“I’m going to try to sneak into classes,” he told her. “Learn spells for real.” 

Her eyes widened. “You means….” 

Harry grinned, and from his robe pocket drew his wand. Limmy gaped at it, utterly astonished. 

“How is you doing this, Snake?” she demanded. She reached out a finger to touch it, then snatched it back. 

“I got a book and learned how,” Harry said. “You only need three parts. Watch this.” He cleared his throat and twisted his wrist, just a little. “Aguamenti.” Water dripped from the end of his wand like a leaky tap. Limmy gasped and passed a hand through it. 

Harry ended the spell and sat cross-legged on the ground. “Do you wants to try?” 

Limmy pressed her lips tight together. Her ears were low, eyes narrowed in thought. Harry held the wand on his open palms. 

Eventually, she took it, arm trembling, eyes flicking around in all directions. “Tell me the spell,” she whispered. 

Aguamenti,” Harry whispered. “Twist your wrist like this. Just a little.” 

Aguamenti,” Limmy said softly. Brown water flowed from the wand. There was such a light to her eyes. “Why is it brown?” she asked. 

“Don’t know,” Harry said. “Maybe because you isn’t used to this kind of magic.” 

Limmy gave him back the wand, turned away, and busied herself with packing fertilizer around pots of ivy. She was silent for long minutes, her ears trembling. Harry didn’t push her. Instead, he rolled his wand between his hands, feeling the magic of it. It felt good. 

She finished the ivy and fetched a watering can from a low table, and began to water a row of sprouts. Her ears had risen, just a bit. 

“Limmy,” Harry said, without emotion. “Is you wanting one?” 

She sucked in her breath, sharp as a knife. Said nothing as she watered, then set the watering can down, then came to stand in front of him. Her eyes were blazing

“Just for doing that spell, for holding your wand,” she said with fervor, “Limmy is breaking a bad law. Limmy is…Limmy is a criminal now. To haves a wand….” She shook her head, not in denial but in astonishment. “Limmy would be…a horror. To wizards.” 

“That’s not a no,” Harry said. 

Her hands clenched into fists. “Yes, Snake. I wants one. But I wants to make it myself.” 

He grinned, elation bubbling in his chest. “Wicked.”

She pressed her balled fist against his heart, utterly serious. “But not until…not until, Snake, I is knowing it will never be found.” 

Harry put his hand over hers. “I’ll find out a way.”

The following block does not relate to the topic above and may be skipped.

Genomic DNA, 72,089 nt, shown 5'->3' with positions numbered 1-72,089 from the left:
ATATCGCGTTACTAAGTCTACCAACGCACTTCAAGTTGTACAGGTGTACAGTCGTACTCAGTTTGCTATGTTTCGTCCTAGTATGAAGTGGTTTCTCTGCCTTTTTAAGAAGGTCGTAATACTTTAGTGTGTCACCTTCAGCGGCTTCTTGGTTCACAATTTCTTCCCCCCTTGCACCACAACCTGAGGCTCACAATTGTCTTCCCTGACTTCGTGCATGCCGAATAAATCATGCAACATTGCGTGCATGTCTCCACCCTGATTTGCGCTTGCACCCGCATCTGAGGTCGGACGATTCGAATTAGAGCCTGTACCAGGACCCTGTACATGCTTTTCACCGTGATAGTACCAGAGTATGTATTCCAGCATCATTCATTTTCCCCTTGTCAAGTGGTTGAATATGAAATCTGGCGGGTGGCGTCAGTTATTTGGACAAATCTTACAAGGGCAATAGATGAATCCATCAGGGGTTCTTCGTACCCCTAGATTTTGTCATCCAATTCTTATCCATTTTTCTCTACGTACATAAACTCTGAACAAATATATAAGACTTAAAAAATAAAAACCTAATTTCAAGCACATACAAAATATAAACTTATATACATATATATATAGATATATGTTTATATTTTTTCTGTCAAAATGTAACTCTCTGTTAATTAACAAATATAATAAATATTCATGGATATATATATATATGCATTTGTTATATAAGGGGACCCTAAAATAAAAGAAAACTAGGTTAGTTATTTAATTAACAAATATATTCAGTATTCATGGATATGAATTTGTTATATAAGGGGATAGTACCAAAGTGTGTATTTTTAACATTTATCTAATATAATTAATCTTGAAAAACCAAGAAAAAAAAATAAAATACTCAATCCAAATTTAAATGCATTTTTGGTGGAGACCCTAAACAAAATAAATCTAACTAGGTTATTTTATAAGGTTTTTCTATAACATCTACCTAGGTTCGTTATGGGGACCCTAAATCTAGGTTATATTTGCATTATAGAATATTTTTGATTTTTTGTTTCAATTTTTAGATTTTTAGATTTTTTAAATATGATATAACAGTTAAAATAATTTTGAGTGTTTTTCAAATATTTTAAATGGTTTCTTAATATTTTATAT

She nodded once, cleared her throat, and turned away, fiddling with a creeper vine. “While you is being gone, I is…I is doing something new.” 

Harry stuck his wand away and got up to help her move pots of germinating mandrakes from one table to another. “What?” 

“I is…teaching the other elves. About magic. I is helping them understand magic, like we is. They isn’t knowing what I can do, but I is explaining some things. Where it comes from—within, or without. And…I is helping them find something.” 

“Find something?” 

“Yes. Is you free tonight?” 

“Yes.”

“Good. Meet me in the kitchens at midnight.” 

 small green sprout

“What is you showing me?” 

The kitchen was a bit spooky at midnight. Those huge windows let in moonlight, but the hanging vegetables and pots and pans cast eldritch shadows across the huge floor. Several fires smoldered in the fireplaces. Harry moved through the space feeling like a ghost.

“This way,” Limmy said. 

“In the larder?” 

“Sort of.” Limmy opened the larder door. Cool air rushed out, and they descended the stairs. It was a huge space, almost as big as the kitchen itself. Huge shelves lined the room, strange lumps covered by cloth heaped on them. Slabs of raw meat hung from the walls, sealed barrels crowded the corners. 

He started to shiver, and he took Limmy’s hand. She guided him over to a corner where a cluster of pickle barrels rested. She began to push them aside, and Harry joined. 

Underneath was…nothing. 

“What is it?” Harry asked. 

“I isn’t seeing at first either,” Limmy said. “Or the others. Because it is wizard magic. But one day, I is noticing.” She reached out and knocked her fist against the ground. Something rippled away from the point of contact, and all of the sudden, Harry saw. A trap door. 

Together, they hauled it up, and beheld another set of stairs. Limmy lit an elflight on her finger and started down them. Harry did the same.